"Southern trees bear a strange fruit,
Blood on the leaves and blood at the root,
Black body swinging in the Southern breeze,
Strange fruit hanging from the poplar trees.


Pastoral scene of the gallant South,
The bulging eyes and the twisted mouth,
Scent of magnolia sweet and fresh,
And the sudden smell of burning flesh!



Here is a fruit for the crows to pluck,
For the rain to gather, for the wind to suck,
For the sun to rot, for a tree to drop,
Here is a strange and bitter crop."  - Strange Fruit

Frank O'Connor famously proclaimed that the short stories of the masters of the form are about outsiders, those with no one to speak for them, marginalized persons. Of course like most all sweeping literary generalizations this cannot be "proved" but it is an illuminating remark.  In January I read a book I wish I could have read fifty years ago, The Lonely City  Adventures in the Art of Being Alone by Olivia Lang.  Billie Holiday is one of the figures Lang talks about. Not all into the reading life will agree or relate but for others will see deep connections between an immersion in the reading life and being alone and loneliness.  Numerous book bloggers as well as authors have spoken about being an odd seeming child who retreated into a world of books.  The more they read, the more remote from others many became.  Some, maybe most, childhood readers slowly give it up but others keep going, building worlds for themselves, carrying less about the mundane world.  

"They Call Me Crazy" by Zadie Smith (which you can both read online and hear the author read the story for free on the webpage of The New Yorker is a wonderful story told in the person of Billie Holiday.  My main purpose in this post is to let my readers know of this story and to add it to my reading journal. To Lang Billie Holiday exemplifies loneliness in the big city.  She was African American in a time of legalized racism, a drug user, and occasional bisexual.  She never found a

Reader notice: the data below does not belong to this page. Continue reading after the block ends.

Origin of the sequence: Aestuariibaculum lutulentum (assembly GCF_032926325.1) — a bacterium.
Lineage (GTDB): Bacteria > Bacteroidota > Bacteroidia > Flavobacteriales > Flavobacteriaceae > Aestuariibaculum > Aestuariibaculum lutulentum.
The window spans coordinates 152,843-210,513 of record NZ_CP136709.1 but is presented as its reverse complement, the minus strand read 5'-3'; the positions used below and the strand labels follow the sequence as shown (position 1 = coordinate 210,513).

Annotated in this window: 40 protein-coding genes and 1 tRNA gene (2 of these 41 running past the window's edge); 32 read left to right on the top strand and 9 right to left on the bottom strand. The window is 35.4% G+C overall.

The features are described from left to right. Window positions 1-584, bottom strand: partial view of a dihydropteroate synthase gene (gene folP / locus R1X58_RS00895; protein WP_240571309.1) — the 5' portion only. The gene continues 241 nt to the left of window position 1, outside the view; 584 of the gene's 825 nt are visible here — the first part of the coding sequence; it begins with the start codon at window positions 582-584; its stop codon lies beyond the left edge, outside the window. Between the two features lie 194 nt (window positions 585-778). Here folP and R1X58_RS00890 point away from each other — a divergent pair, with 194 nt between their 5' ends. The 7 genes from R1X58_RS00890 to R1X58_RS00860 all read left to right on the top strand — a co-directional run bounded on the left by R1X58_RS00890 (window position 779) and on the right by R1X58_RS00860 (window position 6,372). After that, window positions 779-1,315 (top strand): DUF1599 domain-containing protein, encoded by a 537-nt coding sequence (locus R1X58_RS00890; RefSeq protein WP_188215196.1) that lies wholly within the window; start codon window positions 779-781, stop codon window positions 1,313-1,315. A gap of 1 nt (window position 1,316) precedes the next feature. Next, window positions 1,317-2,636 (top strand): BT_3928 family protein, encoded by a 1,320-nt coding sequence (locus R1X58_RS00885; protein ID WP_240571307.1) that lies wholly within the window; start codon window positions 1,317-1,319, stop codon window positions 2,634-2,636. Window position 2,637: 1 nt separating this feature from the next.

world in which she could be at home.  "They Call Me Crazy" is sort of about her reaction to the people who came to hers her sing in nightclubs in New York City, mostly affluent Caucasians.  Her iconic song, about the Lynching of Black men in the American south was beyond the understanding of most of her audience.  We see her losing herself in opiate drugs, drugs of deep inwardness and retreat.  

The last lines of Smith's story transcend brilliance.  I loved it and so will you.  I read it first, then I listened to Smith's reading of it (16 minutes).  I also suggest after reading the story you listen to a recording by Holiday of "Strange Fruit" (on You Tube).

I have read and posted upon a few of Zadie Smith's short stories but have not yet ventured into her novels.  


Mel u






Friday, March 3, 2017

The Reading Life Review February 2017





Blog Stats

4,486,489 page views since inception

Top countries

USA, the Philippines, India, Germany and the UK.

There were lots more visits from Russian bots but I don't count them.

3003- total posts on The Reading Life

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Books I Read in February which I did not post upon

The Nakano Thrift Shop by Hiromi Kami

Autumn by Ali Smith. Part one of s forthcoming tetralogy

The Inferno by Dante in a new translation by Peter Thornton

The poetry of Edna Saint Vincent Millay

Loving Robert Lowell by Sandra Hochman

Robert Lowell Setting the River on Fire by Kay Jamison

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Literary Biographies for February

Edna Saint Vincent Millay by Nancy Milford

Ted Hughes by Jonathan Bate

Antoine Saint-Exupréy by Stacy Schiff

All three of these biographies were first rate.

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Novels posted on

I read two debut novels in February

Near to the Wild Heart by Clarice Lispector and

Beautiful Ape Girl Baby by Heather Fowler

Plus The Parasites by Daphne du Maurier

The Dressmaker by Beryl Bainbridge (set in London during WW Two)

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Short Stories

"The Kidnapping of Pearl Button" by Katherine Mansfield (1909)

"Babette's Feast" by Karen Blixen

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Nonfiction

Letters to a Young Writer by Colum McCann- for sure worth reading

Grigory Rasputin The Twilight of the Romanovs by Douglas Smith-must Reading for those into late Romanov history.

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As always my great thanks to those who leave a comment

Mel u